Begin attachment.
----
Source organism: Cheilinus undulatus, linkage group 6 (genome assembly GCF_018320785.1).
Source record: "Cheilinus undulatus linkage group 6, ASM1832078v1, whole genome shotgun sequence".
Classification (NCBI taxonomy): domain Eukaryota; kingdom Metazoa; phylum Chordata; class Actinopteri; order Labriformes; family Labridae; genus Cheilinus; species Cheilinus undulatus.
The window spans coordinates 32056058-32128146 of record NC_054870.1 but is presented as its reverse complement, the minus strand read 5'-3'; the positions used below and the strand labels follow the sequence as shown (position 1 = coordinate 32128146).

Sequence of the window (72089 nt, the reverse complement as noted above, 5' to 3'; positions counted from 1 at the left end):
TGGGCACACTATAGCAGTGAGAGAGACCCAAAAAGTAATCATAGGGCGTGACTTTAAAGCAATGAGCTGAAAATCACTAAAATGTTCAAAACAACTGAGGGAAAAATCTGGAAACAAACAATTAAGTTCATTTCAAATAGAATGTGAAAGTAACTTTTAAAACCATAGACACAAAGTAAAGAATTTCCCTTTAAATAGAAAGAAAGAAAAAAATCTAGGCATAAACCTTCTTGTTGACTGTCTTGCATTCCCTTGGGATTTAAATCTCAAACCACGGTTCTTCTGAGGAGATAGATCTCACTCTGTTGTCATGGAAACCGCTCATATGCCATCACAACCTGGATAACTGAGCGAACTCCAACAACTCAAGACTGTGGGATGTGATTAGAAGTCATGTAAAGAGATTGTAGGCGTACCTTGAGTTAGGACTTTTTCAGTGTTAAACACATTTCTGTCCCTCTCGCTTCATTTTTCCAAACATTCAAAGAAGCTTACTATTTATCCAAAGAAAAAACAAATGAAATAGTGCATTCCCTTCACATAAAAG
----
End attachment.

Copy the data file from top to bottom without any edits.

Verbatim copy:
Source organism: Cheilinus undulatus, linkage group 6 (genome assembly GCF_018320785.1).
Source record: "Cheilinus undulatus linkage group 6, ASM1832078v1, whole genome shotgun sequence".
Classification (NCBI taxonomy): domain Eukaryota; kingdom Metazoa; phylum Chordata; class Actinopteri; order Labriformes; family Labridae; genus Cheilinus; species Cheilinus undulatus.
The window spans coordinates 32056058-32128146 of record NC_054870.1 but is presented as its reverse complement, the minus strand read 5'-3'; the positions used below and the strand labels follow the sequence as shown (position 1 = coordinate 32128146).

Sequence of the window (72089 nt, the reverse complement as noted above, 5' to 3'; positions counted from 1 at the left end):
TGGGCACACTATAGCAGTGAGAGAGACCCAAAAAGTAATCATAGGGCGTGACTTTAAAGCAATGAGCTGAAAATCACTAAAATGTTCAAAACAACTGAGGGAAAAATCTGGAAACAAACAATTAAGTTCATTTCAAATAGAATGTGAAAGTAACTTTTAAAACCATAGACACAAAGTAAAGAATTTCCCTTTAAATAGAAAGAAAGAAAAAAATCTAGGCATAAACCTTCTTGTTGACTGTCTTGCATTCCCTTGGGATTTAAATCTCAAACCACGGTTCTTCTGAGGAGATAGATCTCACTCTGTTGTCATGGAAACCGCTCATATGCCATCACAACCTGGATAACTGAGCGAACTCCAACAACTCAAGACTGTGGGATGTGATTAGAAGTCATGTAAAGAGATTGTAGGCGTACCTTGAGTTAGGACTTTTTCAGTGTTAAACACATTTCTGTCCCTCTCGCTTCATTTTTCCAAACATTCAAAGAAGCTTACTATTTATCCAAAGAAAAAACAAATGAAATAGTGCATTCCCTTCACATAAAAG